This is solid, heavy, monumental Bach. The Hungarian organist Joseph Kelemen adds weight to this programme of Bach works which are predominantly in C minor with registrations – fully detailed in the booklet – which give a thorough workout to the hefty 16ft Principal on the Hauptwerk, the chorus reeds and this historic organ’s decidedly meaty pleno.
This is an approach which works well enough for BWV546 with its massive, colonnaded Prelude and its ominously plodding Fugue, although one tires of quite such a thick sound with the inevitable 32ft pedal reed anchoring down the ﬁnal chords. There is also the occasional jarring of the organ’s Kellner/ Bach tuning to contend with.
The Fantasia, BWV562, is given a certain regal ﬂair through the searing chorus reeds and Kelemen’s stately tempo, while the stand-alone Fugue, BWV575, seems to try its hardest to sound more solemn than it really is. For the Passacaglia and Fugue, Kelemen restricts himself to a single registration, merely moving from Hauptwerk to Oberwerk for a single episode (4'55"-6'02"). This, coupled with an articulation which largely keeps the individual notes apart and cuts the lines up into unjoined-up dots of sound, does nothing to endear this performance to me.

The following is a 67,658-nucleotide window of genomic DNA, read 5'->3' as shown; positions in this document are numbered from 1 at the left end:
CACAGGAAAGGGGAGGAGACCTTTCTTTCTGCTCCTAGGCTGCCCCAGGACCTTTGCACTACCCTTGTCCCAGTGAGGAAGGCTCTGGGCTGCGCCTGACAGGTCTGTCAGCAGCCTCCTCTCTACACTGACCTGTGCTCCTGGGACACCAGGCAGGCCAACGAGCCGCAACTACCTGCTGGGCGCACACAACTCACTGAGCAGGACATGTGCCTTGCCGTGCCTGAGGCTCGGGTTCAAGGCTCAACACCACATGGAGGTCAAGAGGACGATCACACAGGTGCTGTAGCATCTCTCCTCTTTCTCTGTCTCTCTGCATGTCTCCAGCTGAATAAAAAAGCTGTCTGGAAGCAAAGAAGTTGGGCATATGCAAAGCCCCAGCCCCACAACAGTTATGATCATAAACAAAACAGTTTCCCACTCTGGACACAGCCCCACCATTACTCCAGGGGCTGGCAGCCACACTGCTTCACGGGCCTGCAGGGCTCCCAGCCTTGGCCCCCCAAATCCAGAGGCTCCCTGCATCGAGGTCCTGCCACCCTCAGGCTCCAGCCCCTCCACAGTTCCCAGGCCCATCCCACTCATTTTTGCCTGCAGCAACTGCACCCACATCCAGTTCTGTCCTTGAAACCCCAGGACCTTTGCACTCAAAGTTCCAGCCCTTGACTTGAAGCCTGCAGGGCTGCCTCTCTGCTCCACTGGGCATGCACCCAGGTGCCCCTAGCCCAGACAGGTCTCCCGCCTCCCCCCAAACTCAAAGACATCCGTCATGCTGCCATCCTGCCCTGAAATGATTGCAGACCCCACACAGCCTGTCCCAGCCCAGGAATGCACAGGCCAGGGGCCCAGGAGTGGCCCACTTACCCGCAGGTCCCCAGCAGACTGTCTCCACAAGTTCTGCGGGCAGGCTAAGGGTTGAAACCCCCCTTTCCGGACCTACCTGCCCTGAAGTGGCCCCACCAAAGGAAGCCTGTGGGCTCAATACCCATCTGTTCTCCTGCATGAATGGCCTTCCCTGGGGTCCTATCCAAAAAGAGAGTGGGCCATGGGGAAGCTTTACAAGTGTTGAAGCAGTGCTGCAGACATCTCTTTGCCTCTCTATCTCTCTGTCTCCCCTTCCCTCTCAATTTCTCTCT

The two preludes on Allein Gott in der Höh’ sei Ehr’ add a welcome touch of brightness and energy. The Ernst Concerto transcription is doubly welcome for being in a major key and focusing on the charming softer ﬂute stops of the 1737 Christoph Treutmann organ of the Grauhof Klosterkirche.
A change of tonal centre for the F minor Prelude continues the emphasis on lighter stops, with some delicate little ﬂutes exposed in the ﬁnal bars, but the weight comes back on with a vengeance in the Fugue.
If you like your Bach chiselled from granite and magisterially seated on a mighty pedestal, this disc is deﬁnitely for you. Marc Rochester